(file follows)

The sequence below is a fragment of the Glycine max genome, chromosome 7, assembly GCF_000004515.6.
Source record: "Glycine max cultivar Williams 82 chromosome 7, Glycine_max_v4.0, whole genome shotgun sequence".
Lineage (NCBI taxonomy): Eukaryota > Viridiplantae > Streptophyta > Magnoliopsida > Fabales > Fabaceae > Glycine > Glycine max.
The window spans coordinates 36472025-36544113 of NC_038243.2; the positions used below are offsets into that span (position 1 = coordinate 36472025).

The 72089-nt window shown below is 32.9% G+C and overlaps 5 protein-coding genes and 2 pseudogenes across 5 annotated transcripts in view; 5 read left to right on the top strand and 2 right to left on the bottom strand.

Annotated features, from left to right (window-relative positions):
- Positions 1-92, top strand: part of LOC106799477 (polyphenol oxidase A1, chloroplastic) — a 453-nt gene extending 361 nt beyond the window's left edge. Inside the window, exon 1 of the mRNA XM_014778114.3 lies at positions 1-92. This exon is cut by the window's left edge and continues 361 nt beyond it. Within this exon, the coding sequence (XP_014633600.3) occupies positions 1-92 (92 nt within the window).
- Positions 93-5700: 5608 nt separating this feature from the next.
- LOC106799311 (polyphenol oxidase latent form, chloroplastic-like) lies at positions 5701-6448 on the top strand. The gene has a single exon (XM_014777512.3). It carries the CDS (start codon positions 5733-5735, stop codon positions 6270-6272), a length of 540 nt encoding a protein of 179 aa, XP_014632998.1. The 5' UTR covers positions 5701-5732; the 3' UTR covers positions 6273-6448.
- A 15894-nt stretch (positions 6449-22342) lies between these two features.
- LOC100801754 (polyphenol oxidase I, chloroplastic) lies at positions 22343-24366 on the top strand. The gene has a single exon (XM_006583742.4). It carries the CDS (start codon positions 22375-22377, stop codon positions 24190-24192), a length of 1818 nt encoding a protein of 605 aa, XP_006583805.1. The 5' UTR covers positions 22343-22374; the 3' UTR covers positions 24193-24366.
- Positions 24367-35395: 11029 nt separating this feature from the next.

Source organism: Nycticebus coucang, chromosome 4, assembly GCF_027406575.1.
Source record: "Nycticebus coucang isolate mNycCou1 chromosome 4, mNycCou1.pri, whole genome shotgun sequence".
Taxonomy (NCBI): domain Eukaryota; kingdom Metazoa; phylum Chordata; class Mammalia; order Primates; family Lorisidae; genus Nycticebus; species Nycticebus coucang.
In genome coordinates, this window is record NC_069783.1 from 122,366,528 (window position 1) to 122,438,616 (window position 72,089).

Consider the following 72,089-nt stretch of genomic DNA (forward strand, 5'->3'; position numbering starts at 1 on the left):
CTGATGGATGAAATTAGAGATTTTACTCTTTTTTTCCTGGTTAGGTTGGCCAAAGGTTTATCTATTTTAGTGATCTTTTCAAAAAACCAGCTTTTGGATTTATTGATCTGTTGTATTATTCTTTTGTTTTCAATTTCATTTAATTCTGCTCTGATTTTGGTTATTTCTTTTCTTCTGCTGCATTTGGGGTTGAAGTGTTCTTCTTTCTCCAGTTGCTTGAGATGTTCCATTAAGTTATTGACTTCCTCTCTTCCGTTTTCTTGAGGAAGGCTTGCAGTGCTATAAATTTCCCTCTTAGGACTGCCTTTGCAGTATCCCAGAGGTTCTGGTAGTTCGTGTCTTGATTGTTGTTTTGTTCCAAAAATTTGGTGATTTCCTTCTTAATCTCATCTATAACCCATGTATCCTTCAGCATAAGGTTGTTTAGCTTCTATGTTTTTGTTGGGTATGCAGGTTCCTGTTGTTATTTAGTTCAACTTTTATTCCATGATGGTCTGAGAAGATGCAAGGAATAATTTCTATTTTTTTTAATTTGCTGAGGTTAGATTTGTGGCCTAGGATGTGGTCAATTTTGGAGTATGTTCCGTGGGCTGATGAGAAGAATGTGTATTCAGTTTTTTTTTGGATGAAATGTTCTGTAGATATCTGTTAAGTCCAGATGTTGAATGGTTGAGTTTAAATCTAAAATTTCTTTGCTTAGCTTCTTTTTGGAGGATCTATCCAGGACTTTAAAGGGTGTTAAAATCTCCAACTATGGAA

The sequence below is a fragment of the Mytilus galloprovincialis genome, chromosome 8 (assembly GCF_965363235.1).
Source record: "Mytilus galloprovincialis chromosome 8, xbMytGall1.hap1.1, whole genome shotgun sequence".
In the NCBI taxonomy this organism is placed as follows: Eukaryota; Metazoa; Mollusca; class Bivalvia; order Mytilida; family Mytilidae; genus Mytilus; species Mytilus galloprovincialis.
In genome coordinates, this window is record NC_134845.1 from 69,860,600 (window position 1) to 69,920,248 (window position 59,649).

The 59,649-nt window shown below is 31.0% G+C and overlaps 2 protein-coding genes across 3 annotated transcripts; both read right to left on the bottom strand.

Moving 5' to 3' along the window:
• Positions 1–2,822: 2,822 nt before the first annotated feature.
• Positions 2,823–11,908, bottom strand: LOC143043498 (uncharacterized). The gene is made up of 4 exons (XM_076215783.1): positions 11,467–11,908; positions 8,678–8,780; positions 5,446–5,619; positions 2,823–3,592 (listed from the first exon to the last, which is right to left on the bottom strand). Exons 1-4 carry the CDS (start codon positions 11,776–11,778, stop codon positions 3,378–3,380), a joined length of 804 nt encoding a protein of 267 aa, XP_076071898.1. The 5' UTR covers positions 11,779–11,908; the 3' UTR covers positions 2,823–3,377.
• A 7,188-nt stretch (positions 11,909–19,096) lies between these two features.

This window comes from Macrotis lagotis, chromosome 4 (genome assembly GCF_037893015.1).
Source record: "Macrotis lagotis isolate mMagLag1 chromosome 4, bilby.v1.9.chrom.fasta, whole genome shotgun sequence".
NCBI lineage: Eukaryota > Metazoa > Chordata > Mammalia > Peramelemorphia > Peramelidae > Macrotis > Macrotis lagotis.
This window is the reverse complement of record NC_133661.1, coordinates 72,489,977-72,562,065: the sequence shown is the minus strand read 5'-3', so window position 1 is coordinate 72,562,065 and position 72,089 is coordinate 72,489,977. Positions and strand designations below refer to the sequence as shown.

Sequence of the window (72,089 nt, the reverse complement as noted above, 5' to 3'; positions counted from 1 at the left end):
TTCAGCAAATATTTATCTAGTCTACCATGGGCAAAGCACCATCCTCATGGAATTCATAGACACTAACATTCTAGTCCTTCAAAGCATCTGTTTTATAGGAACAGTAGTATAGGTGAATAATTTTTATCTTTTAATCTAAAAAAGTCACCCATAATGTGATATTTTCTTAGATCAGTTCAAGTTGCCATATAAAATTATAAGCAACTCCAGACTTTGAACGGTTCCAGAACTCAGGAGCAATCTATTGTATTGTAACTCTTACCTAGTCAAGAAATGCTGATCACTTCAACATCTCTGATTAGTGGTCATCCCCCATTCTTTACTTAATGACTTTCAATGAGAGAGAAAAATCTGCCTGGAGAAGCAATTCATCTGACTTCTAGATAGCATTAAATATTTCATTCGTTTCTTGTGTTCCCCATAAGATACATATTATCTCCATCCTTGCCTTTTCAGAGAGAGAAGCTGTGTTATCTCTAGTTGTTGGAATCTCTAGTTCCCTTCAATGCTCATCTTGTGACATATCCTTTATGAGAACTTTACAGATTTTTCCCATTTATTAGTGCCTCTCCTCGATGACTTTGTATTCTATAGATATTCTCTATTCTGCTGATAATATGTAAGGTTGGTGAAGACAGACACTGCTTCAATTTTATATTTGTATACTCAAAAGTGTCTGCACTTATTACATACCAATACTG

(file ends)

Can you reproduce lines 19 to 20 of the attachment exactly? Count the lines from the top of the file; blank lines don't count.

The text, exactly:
The sequence below is a fragment of the Mytilus galloprovincialis genome, chromosome 8 (assembly GCF_965363235.1).
Source record: "Mytilus galloprovincialis chromosome 8, xbMytGall1.hap1.1, whole genome shotgun sequence".